FOURTH STREET — Frugal shoppers looking for designer threads without breaking the bank will have another store to hit and Fourth Street will get a serious retail anchor to replace bankrupt Circuit City.
T.J. Maxx, the largest North American off-price retailer, is trying to give competitor Ross a run for its money on the Westside, opening a 32,000-square-foot store on the corner of Fourth Street and Arizona Avenue.
The site was formerly home to Circuit City, which went out of business last year during the height of the economic downturn, raising concerns about the loss of much-needed sales tax revenue. The closure left Santa Monica without a major electronics outlet.
T.J. Maxx is known for offering designer fashions at a discount by taking advantage of overruns, canceled orders and forecasting mistakes. When a major designer produces more clothing than it can sell through specialty retailers or department stores, or a store can’t move all of the items in a particular line, the excess inventory is sold at a 20 percent to 60 percent discount to an off-price retailer. The company passes these savings onto consumers, marking up goods by a lower percentage than full-price stores and instead building their operating margins by moving a high volume of inventory quickly, at rock-bottom prices.
Other off-price retailers include Ross, Big Lots and Marshalls.
The store, which is slated to open in May 2010, will be T.J. Maxx’s first in Santa Monica.
“Santa Monica has the right mix of demographics which is considered before any store opening,” said Thea Houghton, a spokesperson for T.J. Maxx, which is based in Framingham, Mass. “We are excited to bring T.J. Maxx to an area where shoppers are fashion-conscious, yet value-conscious.”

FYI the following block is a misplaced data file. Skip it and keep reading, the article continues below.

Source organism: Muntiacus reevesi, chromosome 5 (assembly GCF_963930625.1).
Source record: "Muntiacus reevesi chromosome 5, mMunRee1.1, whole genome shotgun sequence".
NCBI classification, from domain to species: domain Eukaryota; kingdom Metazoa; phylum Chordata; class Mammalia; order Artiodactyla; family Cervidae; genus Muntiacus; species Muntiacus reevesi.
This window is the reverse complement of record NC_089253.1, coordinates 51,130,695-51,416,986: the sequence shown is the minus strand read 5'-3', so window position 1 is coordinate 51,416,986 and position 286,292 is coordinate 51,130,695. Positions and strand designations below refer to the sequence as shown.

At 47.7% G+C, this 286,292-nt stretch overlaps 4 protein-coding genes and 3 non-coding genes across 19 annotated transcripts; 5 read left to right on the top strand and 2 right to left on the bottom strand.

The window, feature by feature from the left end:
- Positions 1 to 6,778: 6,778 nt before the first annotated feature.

T.J. Maxx has 36 locations in Los Angeles County.
Rob York, a consultant for the Bayside District Corp., a public-private management company which oversees marketing and other functions for Downtown, said the arrival of T.J. Maxx is welcomed.
“This broadens the merchandise mix, particularly on the apparel side, and adds another piece of affordable apparel for Downtown customers,” York said. “It should be a good draw and help drive traffic on Fourth Street.”
For years, merchants on Fourth and Second streets have complained about a lack of interest from shoppers who are drawn to the more popular Third Street Promenade. City Hall has made attempts to draw traffic to the side streets, installing thousands of LED lights on ficus trees to make the area more attractive and safer.